Willy Isiani is defended by an opposing player during a Titans men’s basketball game."It was always my goal to play college ball in America," said Isiani. "I wanted to experience playing college basketball here. If I wasn't in a university, then I would have had to serve two years in the reserve army in Georgia."

Colleges were scouting Isiani and a few offered scholarships, but sometimes with foreign student-athletes, meeting the requirements for NCAA eligibility can be difficult. When some of the college offers fell through, Isiani was contacted by a prep school in Los Angeles to grow his skill and get him to a Division I school.

The road to a scholarship from a U.S. school still proved to be tough as more colleges turned Isiani away, except one from the Motor City. Isiani looked into Detroit Mercy, the city and head coach Mike Davis, and he was sold.

"I was home when I got the offer from coach Tracy Dildy. I had a week to get here and I had to do everything so fast. The embassy was great. I was lucky, they helped me get a visa in one day when it normally takes longer.

"Detroit is a very popular city. I researched it more and liked it, and I looked up coach Davis and the program. I was excited and thought it was a great fit for me."

Isiani dealt with some injuries early on at Detroit Mercy, but was ruled eligible by the NCAA and made his debut on Jan. 5, 2019.

In four years, he has seen his game change from a stretch four-player, to an inside presence, battling for rebounds and taking charges. His offense, however, is still designed around 3-pointers.

"When I first played, I was just excited to reach that goal, and through these years, there have been some hardships as a program, but we keep getting better,” Isiani said.

The four years have not been easy for Isiani. He’s had to deal with roster changes, a global pandemic and the feeling that maybe Detroit Mercy wasn’t for him.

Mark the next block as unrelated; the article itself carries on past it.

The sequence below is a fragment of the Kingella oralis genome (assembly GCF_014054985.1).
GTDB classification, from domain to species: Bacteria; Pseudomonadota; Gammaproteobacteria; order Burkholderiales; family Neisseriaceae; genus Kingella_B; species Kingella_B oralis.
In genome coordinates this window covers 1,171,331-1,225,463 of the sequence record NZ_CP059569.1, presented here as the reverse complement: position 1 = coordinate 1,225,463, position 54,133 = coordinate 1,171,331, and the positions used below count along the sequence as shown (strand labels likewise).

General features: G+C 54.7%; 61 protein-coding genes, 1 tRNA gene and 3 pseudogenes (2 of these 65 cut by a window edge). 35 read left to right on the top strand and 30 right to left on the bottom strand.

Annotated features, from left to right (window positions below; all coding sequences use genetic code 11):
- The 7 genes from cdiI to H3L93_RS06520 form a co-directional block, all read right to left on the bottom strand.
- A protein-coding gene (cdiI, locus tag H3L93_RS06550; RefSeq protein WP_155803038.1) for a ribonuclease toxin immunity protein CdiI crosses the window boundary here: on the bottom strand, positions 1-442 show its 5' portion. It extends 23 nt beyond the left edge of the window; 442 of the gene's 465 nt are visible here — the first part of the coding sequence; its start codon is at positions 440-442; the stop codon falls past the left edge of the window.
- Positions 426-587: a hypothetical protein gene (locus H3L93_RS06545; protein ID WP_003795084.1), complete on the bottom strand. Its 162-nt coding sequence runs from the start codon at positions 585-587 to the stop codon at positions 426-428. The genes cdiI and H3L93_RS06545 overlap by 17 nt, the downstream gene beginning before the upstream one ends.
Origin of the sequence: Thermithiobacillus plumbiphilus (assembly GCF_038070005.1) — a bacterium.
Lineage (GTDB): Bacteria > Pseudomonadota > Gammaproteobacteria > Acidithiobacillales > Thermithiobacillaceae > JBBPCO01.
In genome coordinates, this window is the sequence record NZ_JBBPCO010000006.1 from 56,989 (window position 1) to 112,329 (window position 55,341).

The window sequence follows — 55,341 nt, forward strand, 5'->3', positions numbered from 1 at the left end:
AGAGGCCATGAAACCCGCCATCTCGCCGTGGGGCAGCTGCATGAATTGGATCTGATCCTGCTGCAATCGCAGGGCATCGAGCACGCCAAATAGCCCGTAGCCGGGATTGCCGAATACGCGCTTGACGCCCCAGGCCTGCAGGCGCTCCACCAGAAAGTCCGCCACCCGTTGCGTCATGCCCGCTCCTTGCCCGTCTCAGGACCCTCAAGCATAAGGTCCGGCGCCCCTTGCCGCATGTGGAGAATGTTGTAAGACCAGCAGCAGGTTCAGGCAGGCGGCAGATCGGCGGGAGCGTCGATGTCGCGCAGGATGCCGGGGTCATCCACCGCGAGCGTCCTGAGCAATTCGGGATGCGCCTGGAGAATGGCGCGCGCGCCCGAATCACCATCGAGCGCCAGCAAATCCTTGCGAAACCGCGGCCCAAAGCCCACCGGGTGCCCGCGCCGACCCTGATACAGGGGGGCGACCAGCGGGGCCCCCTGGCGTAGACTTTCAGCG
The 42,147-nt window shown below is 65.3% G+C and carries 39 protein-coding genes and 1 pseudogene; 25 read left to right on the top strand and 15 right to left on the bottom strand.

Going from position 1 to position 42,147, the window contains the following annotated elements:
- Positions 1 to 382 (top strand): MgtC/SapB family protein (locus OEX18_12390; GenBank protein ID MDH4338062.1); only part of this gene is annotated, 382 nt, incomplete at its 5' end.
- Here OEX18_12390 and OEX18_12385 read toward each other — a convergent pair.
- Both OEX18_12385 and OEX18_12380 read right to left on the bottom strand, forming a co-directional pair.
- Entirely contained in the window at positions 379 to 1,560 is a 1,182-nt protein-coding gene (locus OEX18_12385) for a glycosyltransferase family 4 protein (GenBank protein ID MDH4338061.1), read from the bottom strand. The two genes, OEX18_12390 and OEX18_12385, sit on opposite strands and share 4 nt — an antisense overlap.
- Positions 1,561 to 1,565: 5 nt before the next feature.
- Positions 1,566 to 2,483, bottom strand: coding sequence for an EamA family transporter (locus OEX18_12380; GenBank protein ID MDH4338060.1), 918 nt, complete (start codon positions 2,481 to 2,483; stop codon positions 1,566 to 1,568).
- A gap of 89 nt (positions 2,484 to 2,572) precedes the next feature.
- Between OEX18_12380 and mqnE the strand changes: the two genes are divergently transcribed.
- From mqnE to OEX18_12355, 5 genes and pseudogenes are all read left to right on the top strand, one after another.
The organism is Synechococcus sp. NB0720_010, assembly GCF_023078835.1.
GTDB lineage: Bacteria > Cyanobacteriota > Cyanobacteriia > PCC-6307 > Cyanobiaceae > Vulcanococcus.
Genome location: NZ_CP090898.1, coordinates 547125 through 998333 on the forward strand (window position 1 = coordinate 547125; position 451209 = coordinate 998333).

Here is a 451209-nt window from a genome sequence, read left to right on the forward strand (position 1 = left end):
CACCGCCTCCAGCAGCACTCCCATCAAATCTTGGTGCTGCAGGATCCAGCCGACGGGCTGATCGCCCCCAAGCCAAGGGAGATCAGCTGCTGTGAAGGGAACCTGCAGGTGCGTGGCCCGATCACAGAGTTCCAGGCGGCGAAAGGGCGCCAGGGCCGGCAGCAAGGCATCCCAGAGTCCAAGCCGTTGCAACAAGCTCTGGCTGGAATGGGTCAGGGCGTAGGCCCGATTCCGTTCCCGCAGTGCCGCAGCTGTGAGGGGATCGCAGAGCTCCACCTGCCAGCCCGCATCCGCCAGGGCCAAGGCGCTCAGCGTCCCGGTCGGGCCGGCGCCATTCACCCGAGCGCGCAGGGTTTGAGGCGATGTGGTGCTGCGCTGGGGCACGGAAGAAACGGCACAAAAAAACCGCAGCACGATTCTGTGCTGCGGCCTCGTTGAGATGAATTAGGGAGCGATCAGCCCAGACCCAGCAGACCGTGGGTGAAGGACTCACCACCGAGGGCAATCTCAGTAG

"I always liked to stay in one place, so I am happy I stayed here," Isiani said. "Sometimes, ideas to transfer came to me, but I liked the University, we were getting better and I am happy that I stayed."

Another reason he loved that he stayed is the education that he will graduate with.

"I learned a lot of things in my major from my professors," Isiani said. "They have a great curriculum here. I have learned not only the basics of everything, but have a lot more knowledge in areas that I wanted to know about and expand on.

"I am the first in my family to go to an American university and to graduate. There is going to be a big celebration when I get back home."

Isiani is also deciding on what the future holds for him, but he knows one thing: It will definitely include the game of basketball. 

"I have a couple of offers to play professionally," said Isiani. "I can always go back to play in Georgia, but I want to see what offers other places have and obviously see the money with the contracts. I have trained for a long time and I don't want to give up playing right now."

By P.J. Gradowski. Follow Detroit Mercy on FacebookTwitter and Instagram. Have a story idea? Let us know by submitting your idea.